Strategy Informer: I just wanted to say, the ending to the first game was amazing!

Haydn Dalton: Haha, I know! I remember reading the script for that, we were going through it for hours, I remember finishing the script and going, 'Bloody hell, that's awesome!'

I read the script and thought it was awesome, but I remember seeing the first rough cut of the cutscene, and I remember getting goosebumps. That was an absolutely awesome and satisfying ending.

It'll be hard to top that. It's funny because it's in so many 'Top 10 Best Ending Ever' pieces, and it's awesome to be nominated for something like that.

Strategy Informer: Have you tried to produce something like that again?

Haydn Dalton: We certainly took that into consideration. I mean, how do we top something like that? It's really hard because it was a combination of all things up to that point, that give you that feeling.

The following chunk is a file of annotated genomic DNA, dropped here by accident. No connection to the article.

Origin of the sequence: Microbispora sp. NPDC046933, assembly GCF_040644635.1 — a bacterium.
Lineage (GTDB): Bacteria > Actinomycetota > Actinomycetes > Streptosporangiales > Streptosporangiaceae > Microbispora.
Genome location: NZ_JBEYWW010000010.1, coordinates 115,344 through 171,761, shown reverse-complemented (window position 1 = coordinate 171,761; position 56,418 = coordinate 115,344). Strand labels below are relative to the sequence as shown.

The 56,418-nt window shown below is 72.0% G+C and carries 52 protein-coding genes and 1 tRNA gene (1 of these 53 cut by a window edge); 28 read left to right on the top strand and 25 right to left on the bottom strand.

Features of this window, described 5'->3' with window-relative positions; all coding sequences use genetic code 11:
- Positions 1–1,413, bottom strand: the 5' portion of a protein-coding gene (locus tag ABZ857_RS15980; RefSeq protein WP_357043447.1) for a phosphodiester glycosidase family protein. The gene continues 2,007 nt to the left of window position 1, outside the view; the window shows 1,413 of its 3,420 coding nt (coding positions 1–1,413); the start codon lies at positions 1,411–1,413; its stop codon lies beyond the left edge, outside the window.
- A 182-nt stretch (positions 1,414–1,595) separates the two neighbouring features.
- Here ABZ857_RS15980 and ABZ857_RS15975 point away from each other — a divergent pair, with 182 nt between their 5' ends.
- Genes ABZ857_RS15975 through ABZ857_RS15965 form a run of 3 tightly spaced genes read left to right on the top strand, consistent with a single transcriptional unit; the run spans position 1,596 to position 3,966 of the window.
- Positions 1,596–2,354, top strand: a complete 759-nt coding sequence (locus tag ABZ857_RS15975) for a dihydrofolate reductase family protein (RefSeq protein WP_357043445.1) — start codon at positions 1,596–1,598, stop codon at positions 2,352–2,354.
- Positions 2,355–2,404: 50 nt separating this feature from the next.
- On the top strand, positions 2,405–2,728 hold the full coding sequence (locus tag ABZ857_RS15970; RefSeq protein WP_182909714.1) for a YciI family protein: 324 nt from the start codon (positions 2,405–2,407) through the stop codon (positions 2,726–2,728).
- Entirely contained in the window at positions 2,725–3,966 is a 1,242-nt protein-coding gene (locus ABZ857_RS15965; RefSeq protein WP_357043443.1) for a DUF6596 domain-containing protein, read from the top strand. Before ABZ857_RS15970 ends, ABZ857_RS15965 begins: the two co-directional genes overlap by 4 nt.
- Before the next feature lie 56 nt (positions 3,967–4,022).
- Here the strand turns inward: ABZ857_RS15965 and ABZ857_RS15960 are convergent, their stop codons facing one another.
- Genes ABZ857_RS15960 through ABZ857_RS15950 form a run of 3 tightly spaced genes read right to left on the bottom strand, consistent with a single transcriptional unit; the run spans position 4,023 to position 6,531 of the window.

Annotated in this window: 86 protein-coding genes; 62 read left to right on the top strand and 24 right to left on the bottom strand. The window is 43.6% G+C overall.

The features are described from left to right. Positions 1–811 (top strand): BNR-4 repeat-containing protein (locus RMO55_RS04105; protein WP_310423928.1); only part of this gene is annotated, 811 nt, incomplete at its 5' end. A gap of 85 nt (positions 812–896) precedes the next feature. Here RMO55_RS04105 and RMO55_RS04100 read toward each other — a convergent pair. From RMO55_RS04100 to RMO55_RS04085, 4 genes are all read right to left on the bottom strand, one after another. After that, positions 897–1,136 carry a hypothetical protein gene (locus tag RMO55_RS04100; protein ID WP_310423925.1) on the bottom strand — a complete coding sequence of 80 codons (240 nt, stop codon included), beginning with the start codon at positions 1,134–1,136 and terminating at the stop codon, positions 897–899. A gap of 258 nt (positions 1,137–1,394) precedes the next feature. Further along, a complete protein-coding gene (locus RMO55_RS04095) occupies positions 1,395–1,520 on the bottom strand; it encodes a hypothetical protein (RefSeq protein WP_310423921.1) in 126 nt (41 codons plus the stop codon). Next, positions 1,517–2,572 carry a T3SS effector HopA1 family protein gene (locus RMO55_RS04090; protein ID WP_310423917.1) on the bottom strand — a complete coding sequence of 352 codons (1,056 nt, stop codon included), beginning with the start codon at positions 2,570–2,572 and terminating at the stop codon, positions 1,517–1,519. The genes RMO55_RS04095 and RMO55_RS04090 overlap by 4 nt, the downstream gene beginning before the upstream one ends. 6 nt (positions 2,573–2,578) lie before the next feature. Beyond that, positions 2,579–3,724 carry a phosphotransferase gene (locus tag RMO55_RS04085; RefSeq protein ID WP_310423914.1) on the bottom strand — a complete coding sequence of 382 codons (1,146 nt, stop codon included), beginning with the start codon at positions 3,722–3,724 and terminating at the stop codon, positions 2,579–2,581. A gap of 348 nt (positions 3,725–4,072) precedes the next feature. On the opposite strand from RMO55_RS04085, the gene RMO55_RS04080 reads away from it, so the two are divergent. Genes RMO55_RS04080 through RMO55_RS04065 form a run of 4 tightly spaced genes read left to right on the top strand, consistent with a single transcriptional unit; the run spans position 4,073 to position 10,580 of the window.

I mean, what War said at the end, with that setting and the potential of what might happen, it was all so big and grand. It was hard, we definitely said how are people going to think about this when we've had that? It did make us ponder a few things.

 

Strategy Informer: Final question: why should our readers buy your game?

Haydn Dalton: Well the simple answer is because it's bloody good! I think you'll get value for money, I think it's a really high quality level. It's a more refined product than the first one, there's a hell of a lot more depth than the first one.

I think people will get a lot for their money. They can sit in a room, and because it's single-player, they can just enjoy it all. Our game players are getting 20 hours, with no side quests. Someone told me earlier that somebody completed all the core and side-quests, and it took them 32 hours.

A huge thank you to Haydn and THQ for setting the interview up, your time is much appreciated. Darksiders II is available on the PC, Xbox 360 and PlayStation 3 from 21st August, 2012.